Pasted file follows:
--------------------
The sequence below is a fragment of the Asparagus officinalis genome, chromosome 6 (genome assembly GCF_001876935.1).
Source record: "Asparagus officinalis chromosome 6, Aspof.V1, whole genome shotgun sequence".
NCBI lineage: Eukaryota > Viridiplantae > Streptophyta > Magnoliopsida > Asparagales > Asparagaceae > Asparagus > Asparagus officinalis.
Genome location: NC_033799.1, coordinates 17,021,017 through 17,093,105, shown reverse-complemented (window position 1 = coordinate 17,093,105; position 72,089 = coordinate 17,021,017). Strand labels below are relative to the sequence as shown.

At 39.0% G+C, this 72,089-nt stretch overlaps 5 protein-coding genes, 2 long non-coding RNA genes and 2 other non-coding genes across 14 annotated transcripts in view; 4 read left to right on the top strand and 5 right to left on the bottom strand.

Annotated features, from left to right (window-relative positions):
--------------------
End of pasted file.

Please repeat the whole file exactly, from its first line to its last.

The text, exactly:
The sequence below is a fragment of the Asparagus officinalis genome, chromosome 6 (genome assembly GCF_001876935.1).
Source record: "Asparagus officinalis chromosome 6, Aspof.V1, whole genome shotgun sequence".
NCBI lineage: Eukaryota > Viridiplantae > Streptophyta > Magnoliopsida > Asparagales > Asparagaceae > Asparagus > Asparagus officinalis.
Genome location: NC_033799.1, coordinates 17,021,017 through 17,093,105, shown reverse-complemented (window position 1 = coordinate 17,093,105; position 72,089 = coordinate 17,021,017). Strand labels below are relative to the sequence as shown.

At 39.0% G+C, this 72,089-nt stretch overlaps 5 protein-coding genes, 2 long non-coding RNA genes and 2 other non-coding genes across 14 annotated transcripts in view; 4 read left to right on the top strand and 5 right to left on the bottom strand.

Annotated features, from left to right (window-relative positions):